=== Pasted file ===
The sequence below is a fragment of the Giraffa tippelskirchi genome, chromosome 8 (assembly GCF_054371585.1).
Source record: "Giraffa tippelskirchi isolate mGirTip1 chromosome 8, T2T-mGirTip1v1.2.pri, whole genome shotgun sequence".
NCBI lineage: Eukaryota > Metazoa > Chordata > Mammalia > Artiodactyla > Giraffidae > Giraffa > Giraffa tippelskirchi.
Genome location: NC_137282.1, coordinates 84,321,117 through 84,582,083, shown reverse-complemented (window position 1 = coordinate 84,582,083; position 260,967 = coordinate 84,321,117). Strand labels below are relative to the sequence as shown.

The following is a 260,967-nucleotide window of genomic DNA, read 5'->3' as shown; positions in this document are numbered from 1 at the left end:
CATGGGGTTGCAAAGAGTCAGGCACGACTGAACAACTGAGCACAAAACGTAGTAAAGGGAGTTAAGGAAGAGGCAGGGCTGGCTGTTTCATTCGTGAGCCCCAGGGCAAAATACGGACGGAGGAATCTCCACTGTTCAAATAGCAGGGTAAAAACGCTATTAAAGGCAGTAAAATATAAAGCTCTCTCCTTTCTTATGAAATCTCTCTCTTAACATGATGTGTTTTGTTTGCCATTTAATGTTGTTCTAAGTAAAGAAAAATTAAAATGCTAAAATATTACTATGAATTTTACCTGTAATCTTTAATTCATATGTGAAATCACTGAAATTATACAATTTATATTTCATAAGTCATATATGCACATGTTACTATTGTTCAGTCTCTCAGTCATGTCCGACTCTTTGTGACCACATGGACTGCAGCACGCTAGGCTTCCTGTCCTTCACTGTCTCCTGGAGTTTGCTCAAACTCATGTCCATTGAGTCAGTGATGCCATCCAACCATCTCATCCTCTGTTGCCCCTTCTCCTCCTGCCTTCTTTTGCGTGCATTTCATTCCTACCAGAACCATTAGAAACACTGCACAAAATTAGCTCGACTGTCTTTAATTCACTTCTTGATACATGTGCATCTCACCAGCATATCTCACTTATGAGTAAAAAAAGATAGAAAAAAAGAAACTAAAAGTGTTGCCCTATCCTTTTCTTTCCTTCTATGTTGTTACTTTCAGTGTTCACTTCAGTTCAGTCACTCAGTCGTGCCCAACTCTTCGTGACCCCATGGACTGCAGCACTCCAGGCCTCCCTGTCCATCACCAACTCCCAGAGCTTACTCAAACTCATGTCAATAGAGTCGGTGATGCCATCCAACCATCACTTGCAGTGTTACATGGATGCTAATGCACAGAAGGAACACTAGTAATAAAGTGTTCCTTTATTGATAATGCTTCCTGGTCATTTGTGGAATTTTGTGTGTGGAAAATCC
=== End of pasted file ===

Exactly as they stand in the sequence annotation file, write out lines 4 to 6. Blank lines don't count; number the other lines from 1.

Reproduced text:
Genome location: NC_137282.1, coordinates 84,321,117 through 84,582,083, shown reverse-complemented (window position 1 = coordinate 84,582,083; position 260,967 = coordinate 84,321,117). Strand labels below are relative to the sequence as shown.

The following is a 260,967-nucleotide window of genomic DNA, read 5'->3' as shown; positions in this document are numbered from 1 at the left end:
CATGGGGTTGCAAAGAGTCAGGCACGACTGAACAACTGAGCACAAAACGTAGTAAAGGGAGTTAAGGAAGAGGCAGGGCTGGCTGTTTCATTCGTGAGCCCCAGGGCAAAATACGGACGGAGGAATCTCCACTGTTCAAATAGCAGGGTAAAAACGCTATTAAAGGCAGTAAAATATAAAGCTCTCTCCTTTCTTATGAAATCTCTCTCTTAACATGATGTGTTTTGTTTGCCATTTAATGTTGTTCTAAGTAAAGAAAAATTAAAATGCTAAAATATTACTATGAATTTTACCTGTAATCTTTAATTCATATGTGAAATCACTGAAATTATACAATTTATATTTCATAAGTCATATATGCACATGTTACTATTGTTCAGTCTCTCAGTCATGTCCGACTCTTTGTGACCACATGGACTGCAGCACGCTAGGCTTCCTGTCCTTCACTGTCTCCTGGAGTTTGCTCAAACTCATGTCCATTGAGTCAGTGATGCCATCCAACCATCTCATCCTCTGTTGCCCCTTCTCCTCCTGCCTTCTTTTGCGTGCATTTCATTCCTACCAGAACCATTAGAAACACTGCACAAAATTAGCTCGACTGTCTTTAATTCACTTCTTGATACATGTGCATCTCACCAGCATATCTCACTTATGAGTAAAAAAAGATAGAAAAAAAGAAACTAAAAGTGTTGCCCTATCCTTTTCTTTCCTTCTATGTTGTTACTTTCAGTGTTCACTTCAGTTCAGTCACTCAGTCGTGCCCAACTCTTCGTGACCCCATGGACTGCAGCACTCCAGGCCTCCCTGTCCATCACCAACTCCCAGAGCTTACTCAAACTCATGTCAATAGAGTCGGTGATGCCATCCAACCATCACTTGCAGTGTTACATGGATGCTAATGCACAGAAGGAACACTAGTAATAAAGTGTTCCTTTATTGATAATGCTTCCTGGTCATTTGTGGAATTTTGTGTGTGGAAAATCC